How Vanderbilt saw himself as a businessman and operator, and how Stiles chooses to depict him with his jarring anachronistic fadism are even more incongruous because Stiles himself spends much of the time arguing against his own descriptions! It is a puzzling choice. Perhaps books about old tyme capitalists don’t sell well without a not so subtle nod to the villainous Robber Baron laying in wait inside of all of them, but it’s a shame because the much more interesting story would’ve been the one told through Vanderbilt’s own eyes. Not to mention the fact that the Robber Baron myth is a lie perpetrated against Vanderbilt, not because he was a horrible monopolist but because he was such a pain in the ass to the horrible monopolists!

[The NYT] attacked him for, as he wrote elsewhere, “driving too sharp a competition” [… deriding] “competition for competition’s sake; competition which crowds out legitimate enterprises… or imposes tribute upon them” [… and called on] “our mercantile community to look the curse of competition fully in the face.”

Similarly, there are constant references to “the world Vanderbilt helped make” with reference to markets and businesses, the city of New York and the emergent nation of the United States of America. And while certainly the man’s actions and decisions were influential and impactful, Vanderbilt was not a statesman and never saw himself as anything more than an ambitious private citizen. There is not one example in the book of Vanderbilt plotting to remake the world in his own image. This is just another forced biographical trope that dopey readers, editors and authors seem to think makes a story ten times better to insist upon when the world just doesn’t have that many psychopaths in fact.

Other information missing from the story that seems essential to charting Vanderbilt’s rise: what he paid for various business assets and how he financed them, what he earned from them and what he paid in taxes, when he controlled an asset and when he was a minority partner, etc. Especially, we should like to know his leverage over time and how he was able to benefit from the various money panics that occurred repeatedly throughout his business career. One thing is for certain, he seemed to always be a buyer in such scenarios, never a seller, and he seemed comfortable being in control of his investments and making and enforcing operating policy, rather than being a mere financial speculator such as a partner like Daniel Drew might.

There are many charming bits of early American social and business vernacular we learn sprinkled throughout the book and its strength is in providing so many direct quotations from primary sources, especially the business media of the day, which really help to flavor the narrative and transport the reader to the place and time described. But this can also be a weakness, when the author ends up name-dropping a litany of capitalists involved in some deal or scheme and dribbling their worries and anxieties from private correspondence over several pages as the deal unfolds. I found it difficult to follow and mostly tuned out what I assume are supposed to be the action-packed moments of the story.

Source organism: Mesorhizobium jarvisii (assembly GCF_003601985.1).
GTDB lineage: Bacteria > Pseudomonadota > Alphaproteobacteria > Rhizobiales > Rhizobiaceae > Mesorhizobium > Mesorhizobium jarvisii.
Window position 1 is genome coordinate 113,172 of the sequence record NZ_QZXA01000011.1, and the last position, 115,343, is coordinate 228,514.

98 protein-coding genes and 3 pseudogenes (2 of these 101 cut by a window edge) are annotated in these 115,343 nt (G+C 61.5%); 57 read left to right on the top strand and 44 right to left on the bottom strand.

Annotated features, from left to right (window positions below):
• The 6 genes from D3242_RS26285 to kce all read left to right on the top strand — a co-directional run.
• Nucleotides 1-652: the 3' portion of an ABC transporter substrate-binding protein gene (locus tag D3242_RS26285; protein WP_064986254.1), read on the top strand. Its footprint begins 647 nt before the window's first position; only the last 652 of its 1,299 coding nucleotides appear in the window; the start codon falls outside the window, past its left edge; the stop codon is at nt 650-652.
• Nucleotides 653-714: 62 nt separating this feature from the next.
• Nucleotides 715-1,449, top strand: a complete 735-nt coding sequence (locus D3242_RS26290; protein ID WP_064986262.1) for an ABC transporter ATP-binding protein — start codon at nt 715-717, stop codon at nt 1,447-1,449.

I first read this book shortly after it was published in 2010. I since decided to re-read it and while I wish I had had a bit more energy and focus when I did, I am glad of it. I took a new and different appreciation from some of the book’s events than I did on first pass, which suggests I’ve either improved my mental framework or at least changed it in meaningful ways over the last 7 years. Vanderbilt still comes across as a unique and heroic figure, a true titanic will. The narrative is as confused and cluttered as ever, and while I think there were the makings of a better, more concisely argued book here, and the author certainly has done his research, I am not convinced he did the right research or even fully understood what lessons he was taking away from it. The result is I’ve since downgraded the value of this particular work in my mind and think it belongs to a pretty standard class of historical biographies. Vanderbilt the man himself though is easily a five out of five as far as members of humanity are concerned!

I’ve got far more I’d be willing and able to discuss about this work and Vanderbilt as an example in private correspondence than I think I could fit into a short, coherent blog post, so really ruminating on this story will have to wait for another time and a different occasion.

3/5

[amazon asin=1400031745&template=iframe image2]

Blast From The Past: Mike Cernovich’s “Epistemological” Problems With 60 Minutes (@Cernovich)

This is from 2008, from the now defunct “Mencius Moldbug” blog:

In 1933, public opinion could still be positively impressed by group calisthenics displaying the face of the Leader, eagles shooting lightning bolts, etc, etc. By today’s standards, the public of 1933 (both German and American) was a seven-year-old boy. Today’s public is more of a thirteen-year-old girl (a smart, plucky, well-meaning girl), and guiding it demands a very different tone.

You are not a thirteen-year-old girl. So how did you fall for this bizarre circus? How can any mature, intelligent, and educated person put their faith in this gigantic festival of phoniness?

Think about it. You read the New York Times, or similar, on a regular basis. It tells you this, it tells you that, it reports that “scientists say” X or Y or Z. And there is always a name at the top of the article. It might be “Michael Luo” or “Celia Dugger” or “Heather Timmons” or “Marc Lacey” or… the list, is, of course, endless.